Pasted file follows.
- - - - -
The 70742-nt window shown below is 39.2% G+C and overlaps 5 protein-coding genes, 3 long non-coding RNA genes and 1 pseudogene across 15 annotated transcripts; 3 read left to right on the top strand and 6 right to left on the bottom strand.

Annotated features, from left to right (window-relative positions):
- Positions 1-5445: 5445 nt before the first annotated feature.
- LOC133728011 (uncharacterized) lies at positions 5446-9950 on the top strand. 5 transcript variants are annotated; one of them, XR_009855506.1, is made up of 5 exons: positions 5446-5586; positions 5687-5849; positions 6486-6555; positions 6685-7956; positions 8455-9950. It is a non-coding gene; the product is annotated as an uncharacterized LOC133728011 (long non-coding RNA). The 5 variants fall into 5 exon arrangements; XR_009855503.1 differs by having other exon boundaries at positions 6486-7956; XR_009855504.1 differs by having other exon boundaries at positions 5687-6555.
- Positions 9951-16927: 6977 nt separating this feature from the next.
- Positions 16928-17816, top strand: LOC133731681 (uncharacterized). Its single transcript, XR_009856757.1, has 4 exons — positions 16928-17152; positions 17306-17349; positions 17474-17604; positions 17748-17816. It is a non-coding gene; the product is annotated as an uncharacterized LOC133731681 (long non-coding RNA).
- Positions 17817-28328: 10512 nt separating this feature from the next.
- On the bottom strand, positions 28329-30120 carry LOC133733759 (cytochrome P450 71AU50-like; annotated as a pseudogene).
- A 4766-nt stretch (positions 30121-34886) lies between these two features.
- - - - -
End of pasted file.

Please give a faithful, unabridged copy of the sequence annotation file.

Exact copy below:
The 70742-nt window shown below is 39.2% G+C and overlaps 5 protein-coding genes, 3 long non-coding RNA genes and 1 pseudogene across 15 annotated transcripts; 3 read left to right on the top strand and 6 right to left on the bottom strand.

Annotated features, from left to right (window-relative positions):
- Positions 1-5445: 5445 nt before the first annotated feature.
- LOC133728011 (uncharacterized) lies at positions 5446-9950 on the top strand. 5 transcript variants are annotated; one of them, XR_009855506.1, is made up of 5 exons: positions 5446-5586; positions 5687-5849; positions 6486-6555; positions 6685-7956; positions 8455-9950. It is a non-coding gene; the product is annotated as an uncharacterized LOC133728011 (long non-coding RNA). The 5 variants fall into 5 exon arrangements; XR_009855503.1 differs by having other exon boundaries at positions 6486-7956; XR_009855504.1 differs by having other exon boundaries at positions 5687-6555.
- Positions 9951-16927: 6977 nt separating this feature from the next.
- Positions 16928-17816, top strand: LOC133731681 (uncharacterized). Its single transcript, XR_009856757.1, has 4 exons — positions 16928-17152; positions 17306-17349; positions 17474-17604; positions 17748-17816. It is a non-coding gene; the product is annotated as an uncharacterized LOC133731681 (long non-coding RNA).
- Positions 17817-28328: 10512 nt separating this feature from the next.
- On the bottom strand, positions 28329-30120 carry LOC133733759 (cytochrome P450 71AU50-like; annotated as a pseudogene).
- A 4766-nt stretch (positions 30121-34886) lies between these two features.